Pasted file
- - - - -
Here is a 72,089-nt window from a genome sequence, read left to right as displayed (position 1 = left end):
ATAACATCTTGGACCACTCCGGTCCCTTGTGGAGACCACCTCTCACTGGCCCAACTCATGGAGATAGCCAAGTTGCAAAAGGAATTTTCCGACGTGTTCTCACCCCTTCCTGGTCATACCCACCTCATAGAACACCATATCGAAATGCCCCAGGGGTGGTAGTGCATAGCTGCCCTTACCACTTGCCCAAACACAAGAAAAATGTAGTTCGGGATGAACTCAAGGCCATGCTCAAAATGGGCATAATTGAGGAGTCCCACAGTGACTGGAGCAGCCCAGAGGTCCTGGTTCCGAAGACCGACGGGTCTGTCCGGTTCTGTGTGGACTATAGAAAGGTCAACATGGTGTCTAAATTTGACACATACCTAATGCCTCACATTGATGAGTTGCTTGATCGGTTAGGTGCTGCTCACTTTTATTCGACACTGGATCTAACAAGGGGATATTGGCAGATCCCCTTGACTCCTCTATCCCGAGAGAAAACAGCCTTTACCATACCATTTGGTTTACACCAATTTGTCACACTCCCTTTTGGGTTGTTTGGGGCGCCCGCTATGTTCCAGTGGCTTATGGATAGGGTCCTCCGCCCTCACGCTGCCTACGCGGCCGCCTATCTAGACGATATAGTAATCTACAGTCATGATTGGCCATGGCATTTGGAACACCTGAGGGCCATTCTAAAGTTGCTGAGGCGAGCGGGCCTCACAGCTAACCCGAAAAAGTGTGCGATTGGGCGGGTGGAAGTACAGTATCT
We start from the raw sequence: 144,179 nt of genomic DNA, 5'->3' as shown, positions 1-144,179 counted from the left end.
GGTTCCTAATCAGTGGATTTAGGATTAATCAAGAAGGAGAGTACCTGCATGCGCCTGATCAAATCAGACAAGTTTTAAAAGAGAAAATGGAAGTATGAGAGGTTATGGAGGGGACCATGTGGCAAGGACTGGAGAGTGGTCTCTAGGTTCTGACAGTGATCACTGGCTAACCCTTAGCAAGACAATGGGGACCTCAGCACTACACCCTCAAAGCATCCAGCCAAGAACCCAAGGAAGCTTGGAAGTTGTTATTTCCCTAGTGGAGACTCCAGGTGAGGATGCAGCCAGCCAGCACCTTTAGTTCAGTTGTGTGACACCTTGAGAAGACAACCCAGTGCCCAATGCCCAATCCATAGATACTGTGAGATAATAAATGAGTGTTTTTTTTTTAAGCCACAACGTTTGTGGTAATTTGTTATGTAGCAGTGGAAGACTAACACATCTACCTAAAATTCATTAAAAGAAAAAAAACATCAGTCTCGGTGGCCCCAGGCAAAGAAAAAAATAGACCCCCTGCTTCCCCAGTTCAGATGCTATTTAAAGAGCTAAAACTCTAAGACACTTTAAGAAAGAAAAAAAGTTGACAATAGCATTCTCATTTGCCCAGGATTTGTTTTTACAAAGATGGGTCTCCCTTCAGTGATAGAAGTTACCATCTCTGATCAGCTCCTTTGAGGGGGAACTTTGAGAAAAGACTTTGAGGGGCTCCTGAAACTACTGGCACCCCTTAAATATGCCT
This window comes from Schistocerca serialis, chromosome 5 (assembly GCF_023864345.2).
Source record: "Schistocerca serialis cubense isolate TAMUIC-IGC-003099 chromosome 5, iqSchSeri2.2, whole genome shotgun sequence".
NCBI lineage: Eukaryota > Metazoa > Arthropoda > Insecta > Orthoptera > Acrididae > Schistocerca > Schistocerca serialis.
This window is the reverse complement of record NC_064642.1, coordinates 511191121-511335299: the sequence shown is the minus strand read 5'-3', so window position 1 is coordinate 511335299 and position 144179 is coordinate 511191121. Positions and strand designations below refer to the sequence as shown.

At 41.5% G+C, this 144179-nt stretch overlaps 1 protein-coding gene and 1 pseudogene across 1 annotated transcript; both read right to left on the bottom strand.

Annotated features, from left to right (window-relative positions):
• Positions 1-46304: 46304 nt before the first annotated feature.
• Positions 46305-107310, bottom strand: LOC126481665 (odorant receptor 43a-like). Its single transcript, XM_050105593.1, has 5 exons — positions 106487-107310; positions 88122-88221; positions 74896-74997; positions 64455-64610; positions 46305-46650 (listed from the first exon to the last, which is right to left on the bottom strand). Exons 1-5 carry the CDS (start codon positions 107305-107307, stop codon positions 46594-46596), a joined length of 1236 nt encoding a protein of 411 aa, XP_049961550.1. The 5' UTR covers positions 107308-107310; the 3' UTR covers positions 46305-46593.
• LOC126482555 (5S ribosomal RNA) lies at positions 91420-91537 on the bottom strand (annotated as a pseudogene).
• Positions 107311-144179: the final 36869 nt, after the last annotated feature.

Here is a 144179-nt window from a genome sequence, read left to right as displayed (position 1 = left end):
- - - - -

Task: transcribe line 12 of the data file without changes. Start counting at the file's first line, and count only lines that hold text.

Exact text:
• Positions 46305-107310, bottom strand: LOC126481665 (odorant receptor 43a-like). Its single transcript, XM_050105593.1, has 5 exons — positions 106487-107310; positions 88122-88221; positions 74896-74997; positions 64455-64610; positions 46305-46650 (listed from the first exon to the last, which is right to left on the bottom strand). Exons 1-5 carry the CDS (start codon positions 107305-107307, stop codon positions 46594-46596), a joined length of 1236 nt encoding a protein of 411 aa, XP_049961550.1. The 5' UTR covers positions 107308-107310; the 3' UTR covers positions 46305-46593.